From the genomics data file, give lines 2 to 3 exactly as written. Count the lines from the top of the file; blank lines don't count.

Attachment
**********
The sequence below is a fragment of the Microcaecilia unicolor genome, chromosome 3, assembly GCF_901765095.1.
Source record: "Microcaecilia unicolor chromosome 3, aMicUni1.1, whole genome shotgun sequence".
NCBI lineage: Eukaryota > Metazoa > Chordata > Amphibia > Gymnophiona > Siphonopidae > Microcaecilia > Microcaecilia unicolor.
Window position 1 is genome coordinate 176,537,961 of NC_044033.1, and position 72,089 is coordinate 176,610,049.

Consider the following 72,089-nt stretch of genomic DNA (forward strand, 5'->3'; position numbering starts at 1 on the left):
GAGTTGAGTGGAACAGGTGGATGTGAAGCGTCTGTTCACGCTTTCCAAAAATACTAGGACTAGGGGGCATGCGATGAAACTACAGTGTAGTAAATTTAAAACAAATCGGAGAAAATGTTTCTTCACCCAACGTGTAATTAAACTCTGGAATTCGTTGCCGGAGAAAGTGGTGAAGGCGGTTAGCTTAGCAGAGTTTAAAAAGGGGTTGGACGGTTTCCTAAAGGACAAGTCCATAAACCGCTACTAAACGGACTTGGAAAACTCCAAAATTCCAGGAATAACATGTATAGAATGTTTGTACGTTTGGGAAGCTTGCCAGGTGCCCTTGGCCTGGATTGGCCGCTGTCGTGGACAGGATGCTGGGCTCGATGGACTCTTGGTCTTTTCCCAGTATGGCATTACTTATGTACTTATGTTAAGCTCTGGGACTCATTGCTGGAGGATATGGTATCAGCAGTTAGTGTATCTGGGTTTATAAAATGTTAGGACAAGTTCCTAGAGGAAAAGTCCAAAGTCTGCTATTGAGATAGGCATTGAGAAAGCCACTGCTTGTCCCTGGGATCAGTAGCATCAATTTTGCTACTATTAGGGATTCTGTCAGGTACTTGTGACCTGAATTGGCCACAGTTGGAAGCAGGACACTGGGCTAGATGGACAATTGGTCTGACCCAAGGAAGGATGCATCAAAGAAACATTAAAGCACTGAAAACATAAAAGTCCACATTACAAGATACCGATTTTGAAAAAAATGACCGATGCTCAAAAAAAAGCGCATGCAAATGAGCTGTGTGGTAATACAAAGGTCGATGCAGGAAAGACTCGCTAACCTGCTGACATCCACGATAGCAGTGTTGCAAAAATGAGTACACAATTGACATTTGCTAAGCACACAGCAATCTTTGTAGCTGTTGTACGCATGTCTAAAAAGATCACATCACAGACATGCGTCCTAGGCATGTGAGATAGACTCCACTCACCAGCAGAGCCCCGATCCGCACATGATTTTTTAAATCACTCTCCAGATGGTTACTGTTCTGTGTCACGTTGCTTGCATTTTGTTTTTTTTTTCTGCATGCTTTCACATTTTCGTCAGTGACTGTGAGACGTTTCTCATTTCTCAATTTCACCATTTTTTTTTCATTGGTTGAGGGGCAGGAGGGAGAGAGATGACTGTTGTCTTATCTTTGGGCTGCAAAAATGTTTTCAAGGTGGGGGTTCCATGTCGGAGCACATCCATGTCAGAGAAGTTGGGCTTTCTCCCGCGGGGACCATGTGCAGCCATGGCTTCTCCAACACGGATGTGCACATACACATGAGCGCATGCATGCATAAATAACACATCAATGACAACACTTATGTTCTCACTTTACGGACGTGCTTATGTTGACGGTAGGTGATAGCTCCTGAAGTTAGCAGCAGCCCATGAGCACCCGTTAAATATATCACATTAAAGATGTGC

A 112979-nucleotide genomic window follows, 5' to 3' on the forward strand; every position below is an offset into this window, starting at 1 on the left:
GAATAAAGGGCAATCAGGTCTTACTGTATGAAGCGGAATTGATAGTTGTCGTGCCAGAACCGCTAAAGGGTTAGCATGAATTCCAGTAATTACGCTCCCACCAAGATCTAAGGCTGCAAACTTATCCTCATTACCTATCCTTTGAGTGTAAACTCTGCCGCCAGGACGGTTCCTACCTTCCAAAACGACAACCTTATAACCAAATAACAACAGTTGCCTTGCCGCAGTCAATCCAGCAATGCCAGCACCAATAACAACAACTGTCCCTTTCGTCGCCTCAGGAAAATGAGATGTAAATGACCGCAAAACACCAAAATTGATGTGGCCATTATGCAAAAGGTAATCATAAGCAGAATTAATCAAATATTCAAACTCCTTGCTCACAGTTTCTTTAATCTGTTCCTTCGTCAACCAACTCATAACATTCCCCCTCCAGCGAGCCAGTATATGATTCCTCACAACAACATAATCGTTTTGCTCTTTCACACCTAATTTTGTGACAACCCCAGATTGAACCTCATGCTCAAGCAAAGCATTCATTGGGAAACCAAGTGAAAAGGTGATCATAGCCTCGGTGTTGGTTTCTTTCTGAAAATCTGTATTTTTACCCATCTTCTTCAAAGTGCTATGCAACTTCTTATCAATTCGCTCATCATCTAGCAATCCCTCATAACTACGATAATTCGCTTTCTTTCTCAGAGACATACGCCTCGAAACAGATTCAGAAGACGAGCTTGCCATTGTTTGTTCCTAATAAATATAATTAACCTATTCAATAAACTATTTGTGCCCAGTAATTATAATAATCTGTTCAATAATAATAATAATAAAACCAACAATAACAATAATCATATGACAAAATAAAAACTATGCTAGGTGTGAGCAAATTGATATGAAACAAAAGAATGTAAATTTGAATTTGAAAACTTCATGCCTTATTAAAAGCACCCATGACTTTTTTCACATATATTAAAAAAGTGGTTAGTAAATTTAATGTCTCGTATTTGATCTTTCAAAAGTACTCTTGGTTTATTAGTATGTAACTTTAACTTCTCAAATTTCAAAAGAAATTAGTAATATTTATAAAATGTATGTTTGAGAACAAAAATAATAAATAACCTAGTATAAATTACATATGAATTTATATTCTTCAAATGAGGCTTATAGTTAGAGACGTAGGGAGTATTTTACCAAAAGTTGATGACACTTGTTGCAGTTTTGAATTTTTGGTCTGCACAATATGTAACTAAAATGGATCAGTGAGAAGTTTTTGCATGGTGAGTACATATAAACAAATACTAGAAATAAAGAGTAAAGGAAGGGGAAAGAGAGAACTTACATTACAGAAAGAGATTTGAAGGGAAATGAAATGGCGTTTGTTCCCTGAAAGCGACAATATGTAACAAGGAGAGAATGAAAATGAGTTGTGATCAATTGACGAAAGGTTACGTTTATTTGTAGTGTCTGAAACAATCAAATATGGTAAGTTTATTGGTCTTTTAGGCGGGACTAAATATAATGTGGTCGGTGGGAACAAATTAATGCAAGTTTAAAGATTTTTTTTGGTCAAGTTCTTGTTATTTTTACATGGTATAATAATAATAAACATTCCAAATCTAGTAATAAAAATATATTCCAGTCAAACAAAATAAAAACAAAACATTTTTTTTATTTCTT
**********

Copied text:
Source record: "Microcaecilia unicolor chromosome 3, aMicUni1.1, whole genome shotgun sequence".
NCBI lineage: Eukaryota > Metazoa > Chordata > Amphibia > Gymnophiona > Siphonopidae > Microcaecilia > Microcaecilia unicolor.